The website claims the new Barnes & Noble Press platform is innovative and easy to use. Not true. Trust me. If it is so innovative, why are print book files that are perfectly acceptable to every other print on demand (POD) publisher rejected by Barnes & Noble press? I have to believe that the problems I encountered were not entirely of my own making. Honestly, I feel some of the rejections I received were capricious. I suspect that once my files had been rejected numerous times, the re-submissions weren't even looked at seriously. I think they were just rejected out of hand. Who could blame the person doing that? I mean they look at the computer screen and see a dozen rejections. How could they have any confidence I finally got it right?

What to do instead

What I have done in the past, and will do in the future is this. I'll publish my print books through Create Space without the wide distribution so that it gets my book into the Amazon eco-system. Then I'll print it through Ingram-Spark to make it available everywhere else. That's what I recommend others do as well unless Barnes & Noble Press corrects some of the platforms more egregious shortcomings.

My advice to Barnes & Noble Press

If you want to compete with the other POD publishers, you've got to up your game. Provide a simple to use custom one-piece cover PDF template that self-publishers can use to build a cover from like all the other POD publishers do. Fix the problem that causes rejection of PDF interior files produced with Microsoft Word. News flash. Hardly anyone outside large corporations owns Adobe Acrobat DC. No boot-strapping self-publisher is going to buy an expensive piece of software that they don't need to produce acceptable book files for anyone but Barnes & Noble Press. Make the print side of your publishing platform at least marginally user-friendly. The rejection notes I received seemed like they were aimed at a printing expert who understood all the jargon and nuances of the book printing industry. Your notes outlining required corrections were far too technical and not helpful at all.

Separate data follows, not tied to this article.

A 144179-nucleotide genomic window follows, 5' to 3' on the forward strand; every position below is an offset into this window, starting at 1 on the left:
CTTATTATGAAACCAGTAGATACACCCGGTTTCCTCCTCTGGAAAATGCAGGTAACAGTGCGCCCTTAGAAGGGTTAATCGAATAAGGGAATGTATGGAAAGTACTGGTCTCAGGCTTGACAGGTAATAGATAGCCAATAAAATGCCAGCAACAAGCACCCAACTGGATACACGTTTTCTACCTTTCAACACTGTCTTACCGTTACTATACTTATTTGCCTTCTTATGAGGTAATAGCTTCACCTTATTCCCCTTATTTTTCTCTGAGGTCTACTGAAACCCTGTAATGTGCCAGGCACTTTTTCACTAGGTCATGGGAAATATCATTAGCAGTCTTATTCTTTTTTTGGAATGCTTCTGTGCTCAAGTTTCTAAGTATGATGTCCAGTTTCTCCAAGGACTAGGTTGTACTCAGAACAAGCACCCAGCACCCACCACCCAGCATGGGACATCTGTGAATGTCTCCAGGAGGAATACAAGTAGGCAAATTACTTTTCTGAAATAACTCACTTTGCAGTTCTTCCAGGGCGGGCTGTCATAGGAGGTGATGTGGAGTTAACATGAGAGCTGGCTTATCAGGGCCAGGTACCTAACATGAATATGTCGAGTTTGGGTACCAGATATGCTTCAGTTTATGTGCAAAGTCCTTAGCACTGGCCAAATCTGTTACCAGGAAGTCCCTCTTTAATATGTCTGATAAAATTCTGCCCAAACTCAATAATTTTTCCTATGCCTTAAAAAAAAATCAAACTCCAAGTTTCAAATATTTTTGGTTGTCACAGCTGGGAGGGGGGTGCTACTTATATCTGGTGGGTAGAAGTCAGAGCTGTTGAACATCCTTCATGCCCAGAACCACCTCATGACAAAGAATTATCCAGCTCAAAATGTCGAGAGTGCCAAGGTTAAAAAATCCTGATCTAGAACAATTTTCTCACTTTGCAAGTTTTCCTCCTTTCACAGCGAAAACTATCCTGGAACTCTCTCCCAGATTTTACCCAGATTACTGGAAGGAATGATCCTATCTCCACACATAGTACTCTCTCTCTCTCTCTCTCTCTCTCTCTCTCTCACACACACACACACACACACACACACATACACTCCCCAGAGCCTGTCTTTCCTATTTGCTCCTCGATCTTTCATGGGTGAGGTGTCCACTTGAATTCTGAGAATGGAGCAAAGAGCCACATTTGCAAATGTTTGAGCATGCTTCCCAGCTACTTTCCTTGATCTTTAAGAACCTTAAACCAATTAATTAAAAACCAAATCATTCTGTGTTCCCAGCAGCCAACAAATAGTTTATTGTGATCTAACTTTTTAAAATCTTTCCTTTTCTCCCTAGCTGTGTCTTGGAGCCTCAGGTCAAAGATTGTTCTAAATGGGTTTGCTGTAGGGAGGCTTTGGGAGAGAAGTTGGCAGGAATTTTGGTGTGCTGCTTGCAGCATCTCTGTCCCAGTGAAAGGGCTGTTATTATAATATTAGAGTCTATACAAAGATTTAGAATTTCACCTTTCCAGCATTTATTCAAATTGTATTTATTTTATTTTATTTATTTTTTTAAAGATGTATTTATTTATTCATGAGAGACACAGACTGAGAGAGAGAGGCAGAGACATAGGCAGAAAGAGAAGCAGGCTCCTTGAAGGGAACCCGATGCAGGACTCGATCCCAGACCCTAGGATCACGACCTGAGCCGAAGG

Over to you

Have you ever attempted to publish a print book with Barnes & Noble Press? If so, were you more successful than I've described? Or like me, did the experience feel pretty much like you were a Hobbit on a quest you felt totally unprepared for to Mount Doom in the land of Mordor? Please let me and other interested readers know with a comment below.

Next time, I'll share my advice to those who may be considering self-publishing a print book through Lulu. And, I'll let you know whether Barnes & Noble Press has accepted my book files or not.